The Pittsburgh Penguins finally looked like…the Pittsburgh Penguins. They looked hungry, aggressive and like a coordinated five-man unit. The New Jersey Devils sufficiently challenged the Penguins by beating them in the three previous meetings and by doing with the Penguins blueprint.
The Penguins blitzed the Devils in classic Penguins fashion. The Devils had to fight for rush opportunities, and the Penguins had to fight for space. It was a wonderful hockey game full of earned chances, highlight reel goals (see Sidney Crosby‘s game-winning goal) and structured hockey.
It was the game the Penguins needed. Now, they need to do it again against Montreal, Saturday, and Washington, Sunday.
Devils Kyle Palmieri (first period. 1-0)
Phil Kessel has had a great season. However, recently he has been a defensive liability. Kessel has reverted to hot-dog Phil instead of the engaged, responsible Phil.
Kessel had control of the puck and options deep in the Devils zone but turned his back on the play and headed backward to the blue line. The Devils pounced–look at the transition game recognize they have Kessel trapped. Brian Dumoulin was slow to realize the coming danger.
Kessel should not have brought the puck to the blue line in a vulnerable position. Sometimes its best to make the simple play and get the puck low.
The Devils stole the puck–and when Dumoulin was slow to recognize the threat–the Devils had numbers going the other way.
Just for the anti-Letang crowd–note who was back.
Kessel’s whoops ultimately became Kyle Palmieri‘s marker
Conor Sheary (1st period. 1-1)
Since we often chide the Penguins for positional mistakes, it’s important to show one of the opponents, too.
Patric Hornqvist created a turnover at center ice, and the Penguins’ third line quickly transitioned to offense. Riley Sheahan may or may not have interfered with Will Butcher at the blue line, creating space for Hornqvist on the right wing:
Devils defenseman Mirco Mueller over-committed to the vacant right wing. Instead of playing it like a two on one, which it was, Mueller covered the shooter–in this case, Hornqvist.
Mueller left his position, which left Conor Sheary open for the tap-in. Mueller should have let goalie Keith Kinkaid have the shooter:
Penguins Great Shift (1st period 16:34-17:17)
Earlier this week, I wrote the Penguins needed to “go for it.” They aren’t going to win a Stanley Cup with defense. The best defense is a good offense. This sequence of the Penguins is exactly what I meant. The Penguins jumped the Devils breakouts, forechecked, and the defensemen pinched–FIVE times. In order:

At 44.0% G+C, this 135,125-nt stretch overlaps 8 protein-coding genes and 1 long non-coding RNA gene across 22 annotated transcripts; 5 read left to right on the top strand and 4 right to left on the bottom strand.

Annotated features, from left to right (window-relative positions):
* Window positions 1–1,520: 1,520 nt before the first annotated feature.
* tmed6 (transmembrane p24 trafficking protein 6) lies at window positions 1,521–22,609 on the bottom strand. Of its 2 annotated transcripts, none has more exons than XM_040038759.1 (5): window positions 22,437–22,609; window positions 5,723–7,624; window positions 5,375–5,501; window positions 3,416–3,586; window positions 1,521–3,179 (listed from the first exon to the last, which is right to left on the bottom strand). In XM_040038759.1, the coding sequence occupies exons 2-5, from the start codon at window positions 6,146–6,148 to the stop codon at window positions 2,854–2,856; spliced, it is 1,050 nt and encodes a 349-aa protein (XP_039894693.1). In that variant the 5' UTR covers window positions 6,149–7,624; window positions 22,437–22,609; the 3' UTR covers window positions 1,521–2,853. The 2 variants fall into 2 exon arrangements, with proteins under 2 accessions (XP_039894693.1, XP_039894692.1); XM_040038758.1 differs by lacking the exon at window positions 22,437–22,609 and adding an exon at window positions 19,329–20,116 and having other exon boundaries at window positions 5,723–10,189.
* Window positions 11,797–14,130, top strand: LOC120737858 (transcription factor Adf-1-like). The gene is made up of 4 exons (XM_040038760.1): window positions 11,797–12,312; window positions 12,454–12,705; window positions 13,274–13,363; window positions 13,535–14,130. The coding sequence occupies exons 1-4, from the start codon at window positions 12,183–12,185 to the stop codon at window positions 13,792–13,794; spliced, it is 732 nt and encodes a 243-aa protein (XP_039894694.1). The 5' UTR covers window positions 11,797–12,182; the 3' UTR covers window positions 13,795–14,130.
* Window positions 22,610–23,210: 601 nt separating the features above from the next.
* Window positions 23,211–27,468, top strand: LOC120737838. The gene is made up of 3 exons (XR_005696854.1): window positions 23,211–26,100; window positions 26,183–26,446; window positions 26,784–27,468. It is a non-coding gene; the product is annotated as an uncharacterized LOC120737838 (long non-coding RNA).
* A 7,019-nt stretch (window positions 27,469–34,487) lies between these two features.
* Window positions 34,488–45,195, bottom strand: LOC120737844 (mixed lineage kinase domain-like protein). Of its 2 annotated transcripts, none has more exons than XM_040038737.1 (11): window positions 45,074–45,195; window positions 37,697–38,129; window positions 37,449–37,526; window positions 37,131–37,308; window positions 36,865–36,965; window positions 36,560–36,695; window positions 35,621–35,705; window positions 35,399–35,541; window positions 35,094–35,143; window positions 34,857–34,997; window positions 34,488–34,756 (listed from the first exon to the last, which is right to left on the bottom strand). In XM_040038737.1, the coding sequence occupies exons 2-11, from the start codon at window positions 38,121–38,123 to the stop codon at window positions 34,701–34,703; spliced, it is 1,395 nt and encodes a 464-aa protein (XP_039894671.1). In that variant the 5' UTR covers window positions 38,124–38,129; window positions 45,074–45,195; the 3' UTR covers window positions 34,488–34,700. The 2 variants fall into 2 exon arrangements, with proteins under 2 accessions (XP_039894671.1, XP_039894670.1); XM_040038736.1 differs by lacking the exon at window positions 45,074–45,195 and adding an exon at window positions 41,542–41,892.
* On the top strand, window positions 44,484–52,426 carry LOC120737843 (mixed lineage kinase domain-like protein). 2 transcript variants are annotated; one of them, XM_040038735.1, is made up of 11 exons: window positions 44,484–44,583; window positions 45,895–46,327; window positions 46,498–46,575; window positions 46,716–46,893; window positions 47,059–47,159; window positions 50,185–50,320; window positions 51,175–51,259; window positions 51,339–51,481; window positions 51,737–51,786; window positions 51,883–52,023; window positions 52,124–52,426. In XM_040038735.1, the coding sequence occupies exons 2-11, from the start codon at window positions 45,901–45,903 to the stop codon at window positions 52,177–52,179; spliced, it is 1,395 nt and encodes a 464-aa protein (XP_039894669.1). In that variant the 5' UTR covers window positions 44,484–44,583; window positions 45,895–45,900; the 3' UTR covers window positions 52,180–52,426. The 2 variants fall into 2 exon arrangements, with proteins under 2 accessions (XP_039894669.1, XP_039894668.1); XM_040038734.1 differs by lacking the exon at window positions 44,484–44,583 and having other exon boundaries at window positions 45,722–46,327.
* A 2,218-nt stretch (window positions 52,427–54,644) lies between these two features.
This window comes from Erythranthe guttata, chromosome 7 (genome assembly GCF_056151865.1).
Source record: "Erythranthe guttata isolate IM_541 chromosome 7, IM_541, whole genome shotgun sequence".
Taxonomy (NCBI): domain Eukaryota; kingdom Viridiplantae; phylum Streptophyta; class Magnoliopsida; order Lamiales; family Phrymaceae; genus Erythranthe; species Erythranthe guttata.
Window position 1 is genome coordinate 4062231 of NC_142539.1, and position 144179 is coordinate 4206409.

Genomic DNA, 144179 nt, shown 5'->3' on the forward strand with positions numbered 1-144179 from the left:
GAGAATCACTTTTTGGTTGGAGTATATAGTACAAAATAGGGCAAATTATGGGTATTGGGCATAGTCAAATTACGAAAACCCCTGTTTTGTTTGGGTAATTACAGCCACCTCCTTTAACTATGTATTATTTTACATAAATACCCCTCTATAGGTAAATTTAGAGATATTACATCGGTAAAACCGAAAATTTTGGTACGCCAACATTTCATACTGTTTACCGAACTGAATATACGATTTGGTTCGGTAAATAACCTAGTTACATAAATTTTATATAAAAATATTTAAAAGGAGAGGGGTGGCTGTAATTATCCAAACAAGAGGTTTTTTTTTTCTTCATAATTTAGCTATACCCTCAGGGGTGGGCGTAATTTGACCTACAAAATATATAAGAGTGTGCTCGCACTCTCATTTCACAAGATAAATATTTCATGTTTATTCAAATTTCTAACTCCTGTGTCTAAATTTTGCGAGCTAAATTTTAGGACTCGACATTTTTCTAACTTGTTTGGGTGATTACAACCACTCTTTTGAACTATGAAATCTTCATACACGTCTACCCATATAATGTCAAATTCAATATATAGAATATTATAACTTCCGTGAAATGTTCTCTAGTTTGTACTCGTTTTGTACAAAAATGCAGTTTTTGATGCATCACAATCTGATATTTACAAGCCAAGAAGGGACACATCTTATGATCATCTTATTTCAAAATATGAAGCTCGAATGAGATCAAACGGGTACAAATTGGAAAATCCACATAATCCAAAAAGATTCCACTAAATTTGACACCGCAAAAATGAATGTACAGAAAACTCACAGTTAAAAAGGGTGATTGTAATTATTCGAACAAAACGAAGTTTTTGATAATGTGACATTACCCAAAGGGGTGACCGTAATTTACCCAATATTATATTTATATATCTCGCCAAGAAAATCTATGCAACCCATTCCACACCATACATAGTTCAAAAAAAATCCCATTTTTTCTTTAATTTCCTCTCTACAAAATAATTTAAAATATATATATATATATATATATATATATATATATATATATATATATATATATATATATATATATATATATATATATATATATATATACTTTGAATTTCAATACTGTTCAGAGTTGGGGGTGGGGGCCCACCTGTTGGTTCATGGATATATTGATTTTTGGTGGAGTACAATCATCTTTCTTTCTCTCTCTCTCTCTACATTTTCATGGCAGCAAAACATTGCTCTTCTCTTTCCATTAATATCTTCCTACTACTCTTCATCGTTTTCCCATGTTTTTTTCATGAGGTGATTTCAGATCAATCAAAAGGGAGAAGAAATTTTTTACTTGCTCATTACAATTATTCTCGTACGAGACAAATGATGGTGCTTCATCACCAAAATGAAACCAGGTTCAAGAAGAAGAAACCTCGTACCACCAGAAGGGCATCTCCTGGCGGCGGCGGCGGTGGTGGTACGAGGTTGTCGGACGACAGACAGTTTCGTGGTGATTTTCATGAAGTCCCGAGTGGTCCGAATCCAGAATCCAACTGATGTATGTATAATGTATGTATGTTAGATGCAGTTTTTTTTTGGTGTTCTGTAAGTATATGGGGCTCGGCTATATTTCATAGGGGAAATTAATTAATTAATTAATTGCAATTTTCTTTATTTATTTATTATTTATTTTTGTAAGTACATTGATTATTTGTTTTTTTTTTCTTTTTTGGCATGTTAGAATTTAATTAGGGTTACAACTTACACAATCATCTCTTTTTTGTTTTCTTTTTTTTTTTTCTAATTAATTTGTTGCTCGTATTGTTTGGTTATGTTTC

Justin Schultz had a brilliant shift. He owned the right wing wall and kept the puck in the zone twice. Schultz also won a loose puck battle at the mid-wall. Jamie Oleksiak also owned the left wing wall with the same type of play.
Not pictured was the Penguins attention to detail. Each time Schultz or Oleksiak stepped forward, one Penguins forward stepped back. Jake Guentzel covered Oleksiak at the point. For Guentzel it was a much-needed show of defensive responsibility.
Regarding “Penguins hockey,” nothing exemplified it better than this shift. About 45 seconds of zone time resulted from responsibility and aggression. As Cousin Eddie would say–“Bingo.”
Matt Hunwick PK (2nd period. 2-2).
The Penguins penalty kill has allowed a power-play goal in nine of the last 10 games. Unacceptable.
Most often, the PK foibles have been small details. This is no exception. First, Josh Jooris failed to clear:
The Penguins PK failed to pressure the Devis point men, which allowed Butcher to hold the line–Without a threat to defend, a point man can try to make the play. Butcher made a nice play to keep the blue line. Taylor Hall quickly dropped back to make himself an outlet and reverse the direction of the play:
Now, here’s where the attention to detail is essential. Hunwick is circled because he’s reading the left wing wall, despite being the right side defender. Note his head position and vision. He’s already turned the wrong way, despite the play coming to his side. Here are two angles of it. He should have flowed with the play to the far post. X marks the spot.
Hall skated the puck to the circle around Jooris who challenged point. However, Hunwick drifted out of position. He’s spot should have been between Hall and the net. Instead, he was caught in Nowheresville, population: One.
Hunwick made a few other gaffes, and we detailed them in the free postgame report card. PHN will be following this situation closely.
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